I used to turn up my nose at new construction, preferring vintage details like glass doorknobs to builder-grade everything. Now I'm starting to see the appeal of a brand new house.
Don't get me wrong — I still prefer older homes to newer ones. But old homes inevitably cost more to renovate and they're often hiding tons of costly secrets, like knob and tube wiring, asbestos, and lead paint. Unless you have a gigantic renovation budget (which I don't), a brand new house is less likely to need a ton of work done. And you can always add in pretty upgrades like crown molding if that's the look you like.
The house we purchased isn't terribly old; it was built in 1960. But they did skip adding insulation, which would never happen in a newer house. It's a problem that costs us thousands in heating costs every winter
One of the best decisions we made was having the hardwood floors refinished before we moved in. It was much faster and easier to get the work done without furniture and moving boxes everywhere. Plus, it made the house feel clean and new when we were first settling in.
When we first moved into our house, we had big plans for renovating. Finish the basement! Tile the kitchen! Redo the bathroom! Build a deck! The list goes on.
Well, it turns out that renovations aren't usually done in a weekend, and most projects require serious funds. Out of all the items on our wish list, the only one we managed to accomplish was completely gutting and renovating the bathroom. And yeah, it cost about twice as much and took twice as long as we budgeted for it.
Unless you're married to a general contractor, choose a home you can live with just as it is today. If you get to a project, great, but don't assume it'll happen quickly. It usually won't.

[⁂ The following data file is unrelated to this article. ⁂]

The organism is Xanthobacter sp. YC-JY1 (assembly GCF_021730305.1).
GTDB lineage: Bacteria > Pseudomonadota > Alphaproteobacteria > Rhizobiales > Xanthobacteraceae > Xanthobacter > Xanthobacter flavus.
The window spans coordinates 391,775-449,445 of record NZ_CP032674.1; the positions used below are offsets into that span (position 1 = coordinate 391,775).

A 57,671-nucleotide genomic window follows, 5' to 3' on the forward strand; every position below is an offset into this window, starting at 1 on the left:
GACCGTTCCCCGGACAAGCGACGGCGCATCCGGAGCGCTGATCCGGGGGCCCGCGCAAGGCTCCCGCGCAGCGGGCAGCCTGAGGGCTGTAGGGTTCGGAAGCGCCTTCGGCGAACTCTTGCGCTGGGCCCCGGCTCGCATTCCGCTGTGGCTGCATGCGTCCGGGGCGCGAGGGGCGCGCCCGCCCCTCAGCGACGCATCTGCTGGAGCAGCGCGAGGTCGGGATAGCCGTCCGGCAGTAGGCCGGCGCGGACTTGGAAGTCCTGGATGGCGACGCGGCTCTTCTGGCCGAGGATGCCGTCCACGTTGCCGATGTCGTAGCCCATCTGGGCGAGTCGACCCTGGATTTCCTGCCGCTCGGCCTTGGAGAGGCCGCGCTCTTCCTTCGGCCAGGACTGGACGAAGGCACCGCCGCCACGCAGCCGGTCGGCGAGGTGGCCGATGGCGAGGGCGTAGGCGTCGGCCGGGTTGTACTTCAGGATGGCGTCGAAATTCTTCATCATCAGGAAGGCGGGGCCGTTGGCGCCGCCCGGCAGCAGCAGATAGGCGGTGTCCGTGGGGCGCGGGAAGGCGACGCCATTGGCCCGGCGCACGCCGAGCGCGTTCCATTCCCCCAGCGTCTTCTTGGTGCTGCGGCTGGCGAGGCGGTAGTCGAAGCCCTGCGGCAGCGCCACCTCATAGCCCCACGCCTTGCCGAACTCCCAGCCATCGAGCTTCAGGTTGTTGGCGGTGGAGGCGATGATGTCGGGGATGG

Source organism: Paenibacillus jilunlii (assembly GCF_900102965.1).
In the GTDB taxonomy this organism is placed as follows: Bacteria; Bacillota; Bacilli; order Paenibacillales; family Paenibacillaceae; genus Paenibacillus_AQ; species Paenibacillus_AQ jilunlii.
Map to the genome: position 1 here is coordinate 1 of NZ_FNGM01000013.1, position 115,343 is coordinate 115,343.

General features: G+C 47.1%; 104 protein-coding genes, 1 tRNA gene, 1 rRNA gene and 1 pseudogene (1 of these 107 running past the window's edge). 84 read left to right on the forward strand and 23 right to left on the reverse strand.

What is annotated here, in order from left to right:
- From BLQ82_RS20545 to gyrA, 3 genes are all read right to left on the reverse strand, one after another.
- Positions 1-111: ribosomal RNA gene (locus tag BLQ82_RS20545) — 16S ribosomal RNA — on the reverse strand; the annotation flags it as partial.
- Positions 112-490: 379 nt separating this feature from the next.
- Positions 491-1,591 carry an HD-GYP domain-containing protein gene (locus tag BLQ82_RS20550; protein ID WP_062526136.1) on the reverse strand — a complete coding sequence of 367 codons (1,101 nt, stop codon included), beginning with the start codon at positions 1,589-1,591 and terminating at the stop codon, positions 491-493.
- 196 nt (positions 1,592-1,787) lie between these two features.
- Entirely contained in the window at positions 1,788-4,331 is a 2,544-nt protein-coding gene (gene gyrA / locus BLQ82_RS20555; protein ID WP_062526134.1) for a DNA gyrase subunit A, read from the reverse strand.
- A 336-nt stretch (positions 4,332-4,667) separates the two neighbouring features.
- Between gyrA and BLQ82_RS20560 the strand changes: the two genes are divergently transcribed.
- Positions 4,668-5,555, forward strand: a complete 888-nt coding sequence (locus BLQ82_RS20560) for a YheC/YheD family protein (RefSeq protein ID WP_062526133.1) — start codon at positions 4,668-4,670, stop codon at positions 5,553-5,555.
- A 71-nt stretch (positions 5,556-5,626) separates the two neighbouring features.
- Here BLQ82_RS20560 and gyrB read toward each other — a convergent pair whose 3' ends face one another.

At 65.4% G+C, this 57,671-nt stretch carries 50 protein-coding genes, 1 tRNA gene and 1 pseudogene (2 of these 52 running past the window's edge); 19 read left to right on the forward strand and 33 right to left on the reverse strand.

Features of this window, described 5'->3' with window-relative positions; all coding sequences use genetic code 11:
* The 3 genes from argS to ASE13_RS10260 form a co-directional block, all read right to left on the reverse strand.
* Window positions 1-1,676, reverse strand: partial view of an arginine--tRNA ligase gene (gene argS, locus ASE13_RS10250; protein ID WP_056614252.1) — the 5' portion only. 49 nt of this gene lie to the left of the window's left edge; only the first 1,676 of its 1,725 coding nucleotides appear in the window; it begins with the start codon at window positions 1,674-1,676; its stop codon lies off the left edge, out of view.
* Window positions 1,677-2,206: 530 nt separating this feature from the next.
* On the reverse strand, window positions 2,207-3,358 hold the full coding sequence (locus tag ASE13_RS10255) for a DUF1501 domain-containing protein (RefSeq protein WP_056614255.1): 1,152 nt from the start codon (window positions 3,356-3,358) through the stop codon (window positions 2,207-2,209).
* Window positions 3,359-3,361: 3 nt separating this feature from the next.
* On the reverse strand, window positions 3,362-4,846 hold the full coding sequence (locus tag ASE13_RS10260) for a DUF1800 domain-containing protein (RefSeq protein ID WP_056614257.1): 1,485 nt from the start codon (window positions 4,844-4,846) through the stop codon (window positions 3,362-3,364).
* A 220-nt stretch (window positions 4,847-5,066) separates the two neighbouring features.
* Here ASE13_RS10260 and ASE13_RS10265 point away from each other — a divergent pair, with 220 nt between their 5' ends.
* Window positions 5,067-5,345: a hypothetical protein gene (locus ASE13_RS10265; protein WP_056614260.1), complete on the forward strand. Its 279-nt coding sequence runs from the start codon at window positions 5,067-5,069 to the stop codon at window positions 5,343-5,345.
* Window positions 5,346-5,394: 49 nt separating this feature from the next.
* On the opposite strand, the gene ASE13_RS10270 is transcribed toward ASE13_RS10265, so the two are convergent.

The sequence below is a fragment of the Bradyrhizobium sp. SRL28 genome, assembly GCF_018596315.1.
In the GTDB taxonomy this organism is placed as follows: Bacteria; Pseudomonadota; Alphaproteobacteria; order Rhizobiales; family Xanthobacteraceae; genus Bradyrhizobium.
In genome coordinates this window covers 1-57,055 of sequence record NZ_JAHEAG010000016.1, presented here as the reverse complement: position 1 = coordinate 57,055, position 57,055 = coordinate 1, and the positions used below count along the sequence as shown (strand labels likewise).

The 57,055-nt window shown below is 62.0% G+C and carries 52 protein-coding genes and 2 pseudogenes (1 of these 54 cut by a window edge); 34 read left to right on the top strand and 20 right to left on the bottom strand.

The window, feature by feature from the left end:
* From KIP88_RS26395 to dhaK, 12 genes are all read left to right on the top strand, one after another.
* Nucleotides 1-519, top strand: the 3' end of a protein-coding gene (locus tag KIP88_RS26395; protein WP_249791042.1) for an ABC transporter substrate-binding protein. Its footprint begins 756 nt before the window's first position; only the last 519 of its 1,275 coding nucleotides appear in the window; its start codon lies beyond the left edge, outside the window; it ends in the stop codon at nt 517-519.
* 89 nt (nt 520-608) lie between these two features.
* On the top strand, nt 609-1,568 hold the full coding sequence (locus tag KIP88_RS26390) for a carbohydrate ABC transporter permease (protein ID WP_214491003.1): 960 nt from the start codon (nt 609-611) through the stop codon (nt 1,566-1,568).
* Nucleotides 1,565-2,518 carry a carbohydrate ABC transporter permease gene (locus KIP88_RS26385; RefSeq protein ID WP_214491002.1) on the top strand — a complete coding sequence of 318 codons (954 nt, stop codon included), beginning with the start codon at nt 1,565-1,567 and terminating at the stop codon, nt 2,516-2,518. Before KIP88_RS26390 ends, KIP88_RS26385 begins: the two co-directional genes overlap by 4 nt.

Twelve hundred square feet isn't a huge amount of living space, but it was double the space we were used to in our apartment. Despite the additional breathing room, we managed to resist the urge to go crazy at the furniture store.
That's because I read somewhere that you should wait a few months before making any furniture decisions so you can get a feel for how you want to use the house. We assumed we would use the tiny room attached to the kitchen as a dining room, but after living in our house for a few months, we realized it was way too small and worked much better as an office. I'm glad I never shelled out the cash for a dining room table when that's not even how the room is used now.
Our first apartment had 7-foot ceilings and felt like a small cave. Our current house has 8-foot ceilings and I kind of hate those too.
Maybe it's because I'm a little claustrophobic, but for some reason low ceilings make the space look incredibly cramped and a little cluttered, even when it's not. A cathedral height ceiling makes a small room look exponentially bigger and more open. For my next house, I'm making tall ceilings a requirement.
I grew up in a two-story home and never imagined I'd enjoy living in a ranch house. But now that I have young kids, it's nice that I don't need to worry about anyone falling down the stairs. We have less space than I'd like, but there's something cozy and comforting about having everyone close together on one level.
You may have visions of a specific style of house, but try to be a little open-minded. You may wind up liking something you never thought you would.
If you can, try knocking on some doors and asking what it's like to live in the neighborhood before you choose a house. My family lives on a busy road, which is not conducive to making friends and having fun block parties. I envy my friends who live in neighborhoods where the kids all play together. For our next house, I'll definitely pay more attention to what the neighborhood is like.
In most areas, acreage comes at a premium, and first-time home buyers tend to overlook outdoor space if the house is nice. That's a mistake.
I have just over a half acre of land, which seemed like a lot at the time, but now it feels minuscule. A small plot of land is great if you hate mowing the lawn. But if you plan to add outdoor features like a deck or patio, a shed, or a swing set, then a large backyard is worth the extra cost in the long run.
Unless your budget is a billion dollars, you're going to have to make some concessions on your wish list. Maybe you get the brick colonial of your dreams but it has a tiny yard. Maybe you found a house in the best neighborhood in a top-rated school district but it's a split level and you hate that. Figure out what's most important to you, and realize that there is no perfect house.